The Middle Eastern Origins of Dictatorship and Democracy

Monday, July 14, 2014: 1:00 PM
Room: 501
Oral Presentation
Valentine MOGHADAM , Northeastern University
Lauren LANGMAN , Loyola University of Chicago, Chicago, IL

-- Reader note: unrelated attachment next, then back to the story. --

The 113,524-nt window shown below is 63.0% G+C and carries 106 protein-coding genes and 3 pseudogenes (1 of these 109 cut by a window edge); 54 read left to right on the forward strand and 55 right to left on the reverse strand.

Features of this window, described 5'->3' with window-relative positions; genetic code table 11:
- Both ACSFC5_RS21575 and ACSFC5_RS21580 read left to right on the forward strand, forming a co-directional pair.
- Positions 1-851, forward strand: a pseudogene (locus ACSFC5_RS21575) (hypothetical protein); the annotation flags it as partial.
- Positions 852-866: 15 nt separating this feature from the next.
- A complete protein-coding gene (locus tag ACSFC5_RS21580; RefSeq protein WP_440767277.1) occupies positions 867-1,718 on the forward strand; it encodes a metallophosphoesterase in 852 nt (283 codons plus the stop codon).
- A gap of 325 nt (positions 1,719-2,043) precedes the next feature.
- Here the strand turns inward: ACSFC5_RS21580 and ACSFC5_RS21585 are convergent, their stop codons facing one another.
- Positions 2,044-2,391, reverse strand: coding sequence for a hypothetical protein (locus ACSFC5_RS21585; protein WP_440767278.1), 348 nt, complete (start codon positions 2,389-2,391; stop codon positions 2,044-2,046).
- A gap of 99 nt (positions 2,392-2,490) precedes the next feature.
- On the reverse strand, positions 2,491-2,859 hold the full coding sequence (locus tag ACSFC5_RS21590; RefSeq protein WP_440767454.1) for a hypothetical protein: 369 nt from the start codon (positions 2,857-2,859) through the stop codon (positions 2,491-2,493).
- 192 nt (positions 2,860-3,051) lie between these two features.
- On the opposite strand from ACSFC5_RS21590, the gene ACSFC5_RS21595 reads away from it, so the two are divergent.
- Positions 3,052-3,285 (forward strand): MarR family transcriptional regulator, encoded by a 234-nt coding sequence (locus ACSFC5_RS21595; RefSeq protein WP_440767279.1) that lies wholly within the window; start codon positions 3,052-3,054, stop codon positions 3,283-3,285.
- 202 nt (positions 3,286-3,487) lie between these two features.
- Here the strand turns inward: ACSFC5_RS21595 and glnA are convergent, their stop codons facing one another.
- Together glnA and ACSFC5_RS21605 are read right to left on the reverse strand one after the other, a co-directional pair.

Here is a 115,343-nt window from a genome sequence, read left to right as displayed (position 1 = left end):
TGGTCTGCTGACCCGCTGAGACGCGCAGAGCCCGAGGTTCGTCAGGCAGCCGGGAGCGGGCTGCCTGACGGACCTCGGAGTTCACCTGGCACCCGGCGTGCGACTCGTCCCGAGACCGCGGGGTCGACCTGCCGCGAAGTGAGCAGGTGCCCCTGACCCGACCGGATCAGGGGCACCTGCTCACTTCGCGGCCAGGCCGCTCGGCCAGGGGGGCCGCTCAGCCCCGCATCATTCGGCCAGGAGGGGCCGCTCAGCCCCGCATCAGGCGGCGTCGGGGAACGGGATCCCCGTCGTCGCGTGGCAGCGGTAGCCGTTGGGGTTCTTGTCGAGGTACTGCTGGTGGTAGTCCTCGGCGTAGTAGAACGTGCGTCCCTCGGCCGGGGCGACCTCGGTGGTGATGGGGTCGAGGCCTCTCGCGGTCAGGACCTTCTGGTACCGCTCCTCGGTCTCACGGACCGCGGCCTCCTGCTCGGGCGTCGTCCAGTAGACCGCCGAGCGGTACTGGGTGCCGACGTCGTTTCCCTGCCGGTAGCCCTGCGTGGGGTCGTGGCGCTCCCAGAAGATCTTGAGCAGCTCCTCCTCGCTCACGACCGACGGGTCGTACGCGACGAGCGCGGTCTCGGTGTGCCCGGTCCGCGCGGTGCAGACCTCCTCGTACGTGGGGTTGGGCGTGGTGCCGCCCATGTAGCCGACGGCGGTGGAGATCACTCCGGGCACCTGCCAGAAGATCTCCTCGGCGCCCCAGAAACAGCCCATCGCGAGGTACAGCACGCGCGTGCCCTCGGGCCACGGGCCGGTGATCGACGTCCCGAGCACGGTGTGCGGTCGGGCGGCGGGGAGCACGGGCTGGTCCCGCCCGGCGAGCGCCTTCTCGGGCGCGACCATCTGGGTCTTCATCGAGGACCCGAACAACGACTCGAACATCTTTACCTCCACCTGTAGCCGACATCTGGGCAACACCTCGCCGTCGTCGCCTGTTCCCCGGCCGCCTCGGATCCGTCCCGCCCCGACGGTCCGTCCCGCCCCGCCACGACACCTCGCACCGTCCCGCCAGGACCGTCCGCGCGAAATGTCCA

How do we assess Arab Spring/Occupy almost 3 year later- the hopes for the emergence of popular democracy have now faded-or have they?  We might note that the traditional dynamics of the rise of democracy or dictatorship in West, contestations/alliances of various groups, esp landlords/peasants did/does not really apply today.  Most of the MENA countries were the legacies of anti-colonization and struggles for independence and democratic self-government, but Enlightenment ideals did not emerge. Contemporary conditions differ, 1) neoliberal globalization has enabled the rise of a transnational capitalist class leading to economic growth-concentrated at the top, 2) there are growing classes and cadres of the discontented, educated precariat youth, (today’s lumpenproletariat and the disenfranchised peasants,  wretched of the Earth), but 3) Today most people, even in developed countries have access to ICT/social media.  To understand the “waves of democracy” and their receding tides, we need note, the movements took place quite rapidly and following the abdications or implosions of dictatorships, the only groups that were well organized were the various fundamentalists from Moslem Brotherhood to Enhada-which were ill equipped to shepherd a modern economy.   But without having experience in actual governance as opposed to critics w/o power they did quite poorly.  However dismal the short term, and it may get worse, structural factors intersect, with changing subjectivities, embracing openness, equality, empathy and care, portend an optimistic forecast. However undemocratic the post Arab Spring governments may have been/are in practice, they were democratic in form and now there can be no going back to unelected “presidents for life”.  Dictatorships now face growing the popular power of numbers of youth that challenge inequality, authoritarianism, cronyism and corruption, articulating new kinds of identities based on dignity, empathy community and self-fulfillment with hopes, visions and ICT -social media skills to realize “another world is possible”